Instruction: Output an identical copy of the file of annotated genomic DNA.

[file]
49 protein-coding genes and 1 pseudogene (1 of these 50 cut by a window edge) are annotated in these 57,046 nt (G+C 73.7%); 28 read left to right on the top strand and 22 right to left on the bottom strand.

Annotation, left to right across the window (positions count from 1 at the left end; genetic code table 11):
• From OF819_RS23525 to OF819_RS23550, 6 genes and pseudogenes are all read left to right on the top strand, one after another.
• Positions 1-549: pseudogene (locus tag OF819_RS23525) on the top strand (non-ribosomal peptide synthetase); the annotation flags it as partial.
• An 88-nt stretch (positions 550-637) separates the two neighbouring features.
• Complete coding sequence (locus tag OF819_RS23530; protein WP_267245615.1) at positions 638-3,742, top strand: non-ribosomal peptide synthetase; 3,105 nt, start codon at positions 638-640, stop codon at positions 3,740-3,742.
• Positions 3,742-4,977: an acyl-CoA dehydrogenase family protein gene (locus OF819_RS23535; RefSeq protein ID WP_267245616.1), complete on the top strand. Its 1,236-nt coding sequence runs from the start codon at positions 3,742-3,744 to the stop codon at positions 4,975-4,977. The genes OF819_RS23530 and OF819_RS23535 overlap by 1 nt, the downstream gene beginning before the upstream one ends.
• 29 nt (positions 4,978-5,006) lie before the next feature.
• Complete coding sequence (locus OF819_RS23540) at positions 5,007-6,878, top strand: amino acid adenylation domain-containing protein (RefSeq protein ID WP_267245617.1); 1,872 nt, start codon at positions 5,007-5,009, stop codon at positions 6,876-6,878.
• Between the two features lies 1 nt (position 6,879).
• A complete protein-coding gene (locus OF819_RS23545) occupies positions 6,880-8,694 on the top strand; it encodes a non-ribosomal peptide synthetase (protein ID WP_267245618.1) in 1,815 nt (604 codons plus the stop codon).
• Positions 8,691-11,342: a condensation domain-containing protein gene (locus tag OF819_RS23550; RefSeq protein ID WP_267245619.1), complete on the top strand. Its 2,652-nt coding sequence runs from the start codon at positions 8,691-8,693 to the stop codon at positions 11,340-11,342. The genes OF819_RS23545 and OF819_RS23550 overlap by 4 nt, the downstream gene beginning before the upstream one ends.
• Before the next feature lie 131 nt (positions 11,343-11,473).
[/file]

49 protein-coding genes and 1 pseudogene (1 of these 50 cut by a window edge) are annotated in these 57,046 nt (G+C 73.7%); 28 read left to right on the top strand and 22 right to left on the bottom strand.

Annotation, left to right across the window (positions count from 1 at the left end; genetic code table 11):
• From OF819_RS23525 to OF819_RS23550, 6 genes and pseudogenes are all read left to right on the top strand, one after another.
• Positions 1-549: pseudogene (locus tag OF819_RS23525) on the top strand (non-ribosomal peptide synthetase); the annotation flags it as partial.
• An 88-nt stretch (positions 550-637) separates the two neighbouring features.
• Complete coding sequence (locus tag OF819_RS23530; protein WP_267245615.1) at positions 638-3,742, top strand: non-ribosomal peptide synthetase; 3,105 nt, start codon at positions 638-640, stop codon at positions 3,740-3,742.
• Positions 3,742-4,977: an acyl-CoA dehydrogenase family protein gene (locus OF819_RS23535; RefSeq protein ID WP_267245616.1), complete on the top strand. Its 1,236-nt coding sequence runs from the start codon at positions 3,742-3,744 to the stop codon at positions 4,975-4,977. The genes OF819_RS23530 and OF819_RS23535 overlap by 1 nt, the downstream gene beginning before the upstream one ends.
• 29 nt (positions 4,978-5,006) lie before the next feature.
• Complete coding sequence (locus OF819_RS23540) at positions 5,007-6,878, top strand: amino acid adenylation domain-containing protein (RefSeq protein ID WP_267245617.1); 1,872 nt, start codon at positions 5,007-5,009, stop codon at positions 6,876-6,878.
• Between the two features lies 1 nt (position 6,879).
• A complete protein-coding gene (locus OF819_RS23545) occupies positions 6,880-8,694 on the top strand; it encodes a non-ribosomal peptide synthetase (protein ID WP_267245618.1) in 1,815 nt (604 codons plus the stop codon).
• Positions 8,691-11,342: a condensation domain-containing protein gene (locus tag OF819_RS23550; RefSeq protein ID WP_267245619.1), complete on the top strand. Its 2,652-nt coding sequence runs from the start codon at positions 8,691-8,693 to the stop codon at positions 11,340-11,342. The genes OF819_RS23545 and OF819_RS23550 overlap by 4 nt, the downstream gene beginning before the upstream one ends.
• Before the next feature lie 131 nt (positions 11,343-11,473).